VISTA GOLF, LLC, Appellant, v. VISTA ROYALE PROPERTY OWNERS ASSOCIATION, Inc., Vista Royale Association, Inc., Vista Villas Homeowners Association, Inc., Vista Gardens Association, Inc., The Grand Royale Association, Inc., and All Persons, Owners, Tenants or Occupants Governed or Regulated By Said Associations, Appellees.
Vista Golf, LLC appeals a final judgment entered after trial in its action for declaratory and injunctive relief to nullify or limit protective covenants applicable to a golf course. Vista Golf argues that the trial court properly invalidated two covenants (an Operation Covenant and a Unity of Title Covenant), but improperly rewrote the Operation Covenant and added a restriction that the property could be used only as a golf course. On cross-appeal, the appellees/cross-appellants, Vista Royale and Grand Royale, argue that the trial court incorrectly invalidated the Unity of Title Covenant. We affirm the final judgment in its entirety.
In 1989, the original developer sold the property to a third party. In connection with the 1989 sale, protective covenants were placed on the property “for the purpose of enhancing and protecting the value, desirability and attractiveness of the condominium communities․” Vista Golf later acquired title to the property subject to the covenants.
The covenants required the property to be operated as a golf course and required the entire golf course to be held, sold, or leased only as a single parcel:
1. Operation of Golf Course. The land ․ shall be continuously operated as a twenty-seven (27) hole golf course similar to its operation as of the date hereof. This operation shall continue until such time as the condominium ownership of all lands constituting the condominium communities known as VISTA ROYALE and VISTA ROYALE GARDENS ․ is terminated.
2. Unity of Title. The land shall, for the period of time set forth in Paragraph 1, hereof, be held, sold, conveyed, leased, mortgaged and otherwise dealt with only as a single parcel; and no portion thereof shall, during such period of time, be separately held, sold, conveyed, leased, mortgaged or otherwise dealt with.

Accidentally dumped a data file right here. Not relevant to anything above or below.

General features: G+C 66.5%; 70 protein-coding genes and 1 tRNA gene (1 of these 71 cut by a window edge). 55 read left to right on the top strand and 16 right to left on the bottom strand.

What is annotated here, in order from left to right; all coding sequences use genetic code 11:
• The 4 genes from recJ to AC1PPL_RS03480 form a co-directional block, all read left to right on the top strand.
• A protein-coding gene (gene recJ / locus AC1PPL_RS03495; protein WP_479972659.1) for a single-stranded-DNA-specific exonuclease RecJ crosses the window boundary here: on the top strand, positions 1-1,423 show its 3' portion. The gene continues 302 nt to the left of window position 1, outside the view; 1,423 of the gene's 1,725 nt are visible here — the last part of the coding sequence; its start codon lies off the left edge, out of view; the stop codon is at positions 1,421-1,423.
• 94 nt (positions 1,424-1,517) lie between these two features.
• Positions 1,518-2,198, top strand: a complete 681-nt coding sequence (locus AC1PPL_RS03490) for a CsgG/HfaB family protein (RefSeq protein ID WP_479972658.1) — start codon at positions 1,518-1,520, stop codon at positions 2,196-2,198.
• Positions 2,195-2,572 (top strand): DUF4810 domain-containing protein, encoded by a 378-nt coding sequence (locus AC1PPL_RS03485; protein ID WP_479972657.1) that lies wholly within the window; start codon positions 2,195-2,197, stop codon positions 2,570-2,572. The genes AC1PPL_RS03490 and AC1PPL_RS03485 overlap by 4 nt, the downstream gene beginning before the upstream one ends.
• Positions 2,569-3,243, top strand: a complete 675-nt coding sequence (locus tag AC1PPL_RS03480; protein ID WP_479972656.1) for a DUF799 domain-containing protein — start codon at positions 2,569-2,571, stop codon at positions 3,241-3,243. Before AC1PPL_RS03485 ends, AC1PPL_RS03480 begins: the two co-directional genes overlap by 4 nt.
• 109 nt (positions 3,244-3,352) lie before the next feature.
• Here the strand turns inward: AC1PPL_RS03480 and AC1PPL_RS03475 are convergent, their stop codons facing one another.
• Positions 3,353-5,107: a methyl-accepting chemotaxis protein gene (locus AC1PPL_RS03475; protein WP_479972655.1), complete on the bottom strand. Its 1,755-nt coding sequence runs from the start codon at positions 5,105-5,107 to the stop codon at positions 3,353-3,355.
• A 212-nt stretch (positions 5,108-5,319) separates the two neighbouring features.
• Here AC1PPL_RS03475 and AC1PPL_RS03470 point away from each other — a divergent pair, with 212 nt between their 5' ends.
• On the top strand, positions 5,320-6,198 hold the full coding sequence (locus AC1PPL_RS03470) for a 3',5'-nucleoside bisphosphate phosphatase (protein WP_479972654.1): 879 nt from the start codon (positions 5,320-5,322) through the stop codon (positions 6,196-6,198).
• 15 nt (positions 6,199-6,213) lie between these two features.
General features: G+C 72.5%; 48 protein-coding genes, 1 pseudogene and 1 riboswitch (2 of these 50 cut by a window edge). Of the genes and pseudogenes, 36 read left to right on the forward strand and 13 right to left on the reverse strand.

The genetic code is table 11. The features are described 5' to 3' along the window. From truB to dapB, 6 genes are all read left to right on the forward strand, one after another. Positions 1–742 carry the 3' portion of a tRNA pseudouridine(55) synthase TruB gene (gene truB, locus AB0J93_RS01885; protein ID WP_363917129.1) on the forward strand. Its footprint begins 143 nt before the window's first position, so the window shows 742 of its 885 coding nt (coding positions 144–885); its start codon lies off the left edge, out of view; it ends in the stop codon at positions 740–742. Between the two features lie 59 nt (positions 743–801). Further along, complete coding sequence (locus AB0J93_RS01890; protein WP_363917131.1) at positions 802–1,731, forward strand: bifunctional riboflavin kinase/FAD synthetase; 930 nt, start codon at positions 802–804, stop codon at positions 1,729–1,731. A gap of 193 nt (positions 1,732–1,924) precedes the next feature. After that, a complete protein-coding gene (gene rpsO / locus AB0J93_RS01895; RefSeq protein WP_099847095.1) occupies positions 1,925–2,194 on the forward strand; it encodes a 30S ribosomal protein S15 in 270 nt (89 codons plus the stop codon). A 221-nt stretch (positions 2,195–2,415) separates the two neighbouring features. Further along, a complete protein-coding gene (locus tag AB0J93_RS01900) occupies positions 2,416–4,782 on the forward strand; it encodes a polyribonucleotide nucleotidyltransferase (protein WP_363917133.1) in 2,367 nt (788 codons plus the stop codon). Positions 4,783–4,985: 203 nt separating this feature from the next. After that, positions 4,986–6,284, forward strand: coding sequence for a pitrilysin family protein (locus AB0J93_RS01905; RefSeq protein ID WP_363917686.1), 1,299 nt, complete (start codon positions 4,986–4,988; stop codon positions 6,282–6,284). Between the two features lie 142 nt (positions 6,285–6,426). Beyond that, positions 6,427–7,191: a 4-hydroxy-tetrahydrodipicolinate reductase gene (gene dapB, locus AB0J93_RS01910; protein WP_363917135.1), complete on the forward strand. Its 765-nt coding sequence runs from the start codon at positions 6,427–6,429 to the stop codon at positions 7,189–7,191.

In the main appeal, we find that the underlying premise of Vista Golf's argument is flawed. Here, the trial court did not invalidate the Operation Covenant in its entirety, but instead invalidated it only insofar as it imposed an affirmative duty on Vista Golf to operate a golf course business on the property. In other words, the trial court essentially interpreted the Operation Covenant as a restrictive covenant on the use of the property, rather than an affirmative covenant to operate a golf course business. The trial court did not “rewrite” the Operation Covenant, but instead gave it the narrowest possible construction consistent with its purpose.
Once the trial court concluded that Vista Golf could not be affirmatively compelled to operate a golf course business on the property,1 the only reasonable interpretation of the Operation Covenant was that it was a restrictive covenant that prohibited the property from being used or operated as anything other than a twenty-seven-hole golf course similar to its operation at the time the covenant was executed. Cf. BKD Twenty–One Mgmt. Co. v. Delsordo, 127 So.3d 527, 530 (Fla. 4th DCA 2012) (“[W]here one interpretation of a contract would be absurd and another would be consistent with reason and probability, the contract should be interpreted in the rational manner.”).
As for the cross-appeal, we affirm the trial court's ultimate legal conclusion that the Unity of Title Covenant was an unreasonable restraint on alienation under the unique facts of this case. See Iglehart v. Phillips, 383 So.2d 610, 614 (Fla.1980) (“The validity or invalidity of a restraint depends upon its long-term effect on the improvement and marketability of the property. Once that effect is determined, common sense should dictate whether it is reasonable or unreasonable.”).2
1. This legal conclusion has not been challenged by any party in this appeal and is not before this court. We do not express any opinion on the validity of this conclusion.
2. Although the trial court stated that it was not applying Iglehart, the Iglehart test supports the trial court's conclusion. See Dade Cnty. Sch. Bd. v. Radio Station WQBA, 731 So.2d 638, 644 (Fla.1999) (“[I]f a trial court reaches the right result, but for the wrong reasons, it will be upheld if there is any basis which would support the judgment in the record.”).
DAMOORGIAN, C.J., TAYLOR and KLINGENSMITH, JJ., concur.